Super Junior fans welcome K-pop icons to Jeddah ahead of band’s first Saudi concert

Al Arabiya journalist Ashwaq Alatoli interacts with Korean pop band Super Junior in Jeddah. The teens are the first Korean artists to perform in Saudi Arabia. (Twitter photo)
Updated 14 July 2019

Super Junior fans welcome K-pop icons to Jeddah ahead of band’s first Saudi concert

  • Fans lucky enough to see the band in person spend a few moments with their stars at the airport

JEDDAH: South Korean boy band Super Junior arrived in Jeddah late on Thursday night ahead of their first-ever performance in Saudi Arabia on Friday night. The show, at King Abdullah Sports City, is part of the diverse international line up for Jeddah Season.

The group, which was put together by SM Entertainment in 2005, were pioneers of K-pop (Korean pop music). With hits such as “Sorry, Sorry,” “Bonamana” and “Mamacita,” they helped pave the way for other Korean artists to gain global recognition.

Super Junior were greeted upon arrival by a crowd of fans — known as E.L.F.s, or Ever Lasting Friends — who cheered and chanted as their musical heroes were ushered from the airport to waiting cars. The pop stars were also showered with dates and some extravagant gifts, including a Rolex watch and gold necklace containing a droplet of oil for band members Leeteuk and Heechul, who celebrated their birthdays this month.

Popularity

Fans lucky enough to see the band in person and spend a few moments with their stars at the airport quickly shared photos and videos of the experience on social media.

Twitter user @Haneul704 shared a video showing fans cheering in Korean as the band climbed into several cars. She wrote: “My interactions with (band member) Siwon are endless; he accepted my gift and held my lightstick, and when I lost sight of him, he popped up from behind me and I was startled and (he) was waving at us while waiting in the car.”

Another fan, @emoo11000, wrote: “E.L.F.s didn’t disappoint and greeted them most auspiciously with dates and Arabic coffee, gold and a Rolex; can’t wait to see what’s coming next.”

HIGHLIGHTS

  • Super Junior group, which was put together by SM Entertainment in 2005, are pioneers of Korean pop music.
  • With hits such as ‘Sorry, Sorry,’ ‘Bonamana’ and ‘Mamacita,’ they helped pave the way for other Korean artists to gain global recognition.
  • Super Junior were greeted upon arrival by a crowd of fans — known as E.L.F.s, or Ever Lasting Friends — who cheered and chanted as their musical heroes were ushered from the airport to waiting cars.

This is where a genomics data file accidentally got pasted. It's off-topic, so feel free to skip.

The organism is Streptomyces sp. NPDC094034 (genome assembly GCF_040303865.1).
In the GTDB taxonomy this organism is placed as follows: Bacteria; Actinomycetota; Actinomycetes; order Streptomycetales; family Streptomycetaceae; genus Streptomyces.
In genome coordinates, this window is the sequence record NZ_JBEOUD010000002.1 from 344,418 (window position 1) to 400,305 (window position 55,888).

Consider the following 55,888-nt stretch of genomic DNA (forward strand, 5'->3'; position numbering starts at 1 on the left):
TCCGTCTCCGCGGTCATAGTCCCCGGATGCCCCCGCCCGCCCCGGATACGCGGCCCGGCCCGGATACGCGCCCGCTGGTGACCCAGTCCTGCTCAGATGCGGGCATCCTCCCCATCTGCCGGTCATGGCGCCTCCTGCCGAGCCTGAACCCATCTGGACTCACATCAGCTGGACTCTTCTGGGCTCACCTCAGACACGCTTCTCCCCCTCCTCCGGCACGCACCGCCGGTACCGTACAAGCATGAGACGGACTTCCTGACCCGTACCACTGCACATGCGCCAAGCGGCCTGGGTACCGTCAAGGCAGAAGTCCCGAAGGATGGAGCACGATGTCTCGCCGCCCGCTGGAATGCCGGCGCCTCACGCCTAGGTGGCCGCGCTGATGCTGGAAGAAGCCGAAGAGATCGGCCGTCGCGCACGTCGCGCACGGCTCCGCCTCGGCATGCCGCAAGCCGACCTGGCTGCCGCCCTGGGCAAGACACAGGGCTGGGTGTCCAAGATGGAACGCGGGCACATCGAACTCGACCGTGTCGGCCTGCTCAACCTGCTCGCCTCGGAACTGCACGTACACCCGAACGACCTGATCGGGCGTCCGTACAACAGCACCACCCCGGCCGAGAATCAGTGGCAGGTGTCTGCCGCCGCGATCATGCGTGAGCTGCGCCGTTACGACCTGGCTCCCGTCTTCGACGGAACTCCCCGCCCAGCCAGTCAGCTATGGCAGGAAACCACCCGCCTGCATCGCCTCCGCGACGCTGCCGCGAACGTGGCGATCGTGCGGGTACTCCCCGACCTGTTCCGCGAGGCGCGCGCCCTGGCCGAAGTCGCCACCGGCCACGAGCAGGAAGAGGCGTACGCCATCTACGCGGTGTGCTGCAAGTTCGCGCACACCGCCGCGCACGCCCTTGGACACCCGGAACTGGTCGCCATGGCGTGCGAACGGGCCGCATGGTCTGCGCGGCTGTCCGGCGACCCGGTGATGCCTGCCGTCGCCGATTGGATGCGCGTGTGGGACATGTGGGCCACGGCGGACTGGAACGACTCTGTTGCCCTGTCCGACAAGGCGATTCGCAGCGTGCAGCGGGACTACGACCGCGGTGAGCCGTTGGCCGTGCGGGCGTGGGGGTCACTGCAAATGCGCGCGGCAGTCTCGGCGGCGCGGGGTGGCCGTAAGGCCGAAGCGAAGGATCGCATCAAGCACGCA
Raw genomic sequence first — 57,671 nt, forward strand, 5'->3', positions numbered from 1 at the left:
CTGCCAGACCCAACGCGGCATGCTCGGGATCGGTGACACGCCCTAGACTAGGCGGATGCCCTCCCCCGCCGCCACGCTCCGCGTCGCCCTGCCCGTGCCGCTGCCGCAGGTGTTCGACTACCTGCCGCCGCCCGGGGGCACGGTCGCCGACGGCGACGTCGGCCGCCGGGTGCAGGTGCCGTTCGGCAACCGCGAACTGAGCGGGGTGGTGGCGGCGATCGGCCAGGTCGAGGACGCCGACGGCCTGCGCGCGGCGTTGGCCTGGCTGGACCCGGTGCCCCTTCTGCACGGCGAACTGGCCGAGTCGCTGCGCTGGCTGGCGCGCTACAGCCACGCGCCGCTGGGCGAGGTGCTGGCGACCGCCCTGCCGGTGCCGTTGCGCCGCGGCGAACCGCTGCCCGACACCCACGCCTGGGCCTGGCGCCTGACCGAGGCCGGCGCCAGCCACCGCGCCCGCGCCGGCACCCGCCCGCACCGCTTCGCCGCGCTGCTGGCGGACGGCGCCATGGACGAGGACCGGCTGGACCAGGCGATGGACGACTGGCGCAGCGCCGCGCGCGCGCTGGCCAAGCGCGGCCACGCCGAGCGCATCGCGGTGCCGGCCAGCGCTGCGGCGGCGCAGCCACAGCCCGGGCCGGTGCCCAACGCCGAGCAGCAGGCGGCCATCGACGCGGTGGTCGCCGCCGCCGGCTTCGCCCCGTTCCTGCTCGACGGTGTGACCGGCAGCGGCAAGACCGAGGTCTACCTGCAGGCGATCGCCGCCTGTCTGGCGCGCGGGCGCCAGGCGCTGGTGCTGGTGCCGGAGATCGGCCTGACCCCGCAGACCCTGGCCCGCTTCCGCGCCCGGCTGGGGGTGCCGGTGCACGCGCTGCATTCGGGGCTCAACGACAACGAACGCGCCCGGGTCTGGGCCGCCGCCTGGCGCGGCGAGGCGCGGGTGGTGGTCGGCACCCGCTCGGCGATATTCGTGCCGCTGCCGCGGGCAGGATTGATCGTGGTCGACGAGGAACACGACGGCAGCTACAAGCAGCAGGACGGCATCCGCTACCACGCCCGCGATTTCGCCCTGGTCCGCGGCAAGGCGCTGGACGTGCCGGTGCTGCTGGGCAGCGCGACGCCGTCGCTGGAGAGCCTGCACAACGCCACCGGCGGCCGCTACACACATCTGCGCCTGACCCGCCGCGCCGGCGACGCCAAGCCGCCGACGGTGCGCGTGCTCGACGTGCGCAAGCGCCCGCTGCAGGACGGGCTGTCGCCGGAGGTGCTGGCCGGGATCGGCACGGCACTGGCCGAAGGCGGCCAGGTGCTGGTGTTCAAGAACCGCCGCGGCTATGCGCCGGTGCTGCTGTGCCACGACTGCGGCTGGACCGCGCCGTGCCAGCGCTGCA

• Super Junior is the first Korean group to perform 100 world tour concerts.
  • The pop stars were also showered with dates and some extravagant gifts, including a Rolex watch and gold necklace containing a droplet of oil for band members Leeteuk and Heechul, who celebrated their birthdays this month.

Wishes come true 

E.L.F.s in Saudi Arabia have been dreaming of a performance by the band in the Kingdom for a long time and when the concert was finally announced many shared photos of their tickets on social media, along with Super Junior merchandise such sweaters and official band lightsticks: Rods that light up and change color which fans wave during concerts. Some also promised to make banners to take to the show.

Twitter user @Kuwaile wrote: “They’re truly not celebrities for us. It’s like we’re childhood friends and we’re reuniting after years of not meeting.”

In another tweet, @hiiamash summed up how she felt about the concert by saying: “It’s a dream come true after 14 years.”

Another E.L.F., @Sheio407, praised fans for helping each other out to ensure they got tickets: “Seriously E.L.F.s are the best; lending each other money to afford tickets, and those who helped book tickets for others, girls who’ll be sharing hotel rooms or car rides. We’re literally like one big family squabbling before a huge feast.”

 

Teaser video

On Friday, just four hours before the concert was due to start, Super Junior teased fans with a 13-second video posted on the official Jeddah Season Twitter account, in which they said: “Thank you, Jeddah Season. See you tonight.” Then they added “Assalamu Alaikum, Jeddah.”

In addition to the main gig on Friday, several members of Super Junior will perform at the same venue in the band’s spin-off subgroups D & E, and K.R.Y on Saturday night, alongside K-pop group Stray Kids, also as part of Jeddah Season.

Jeddah Season aims to showcase and promote the Saudi city as a major tourist destination, and to encourage partnerships with local businesses.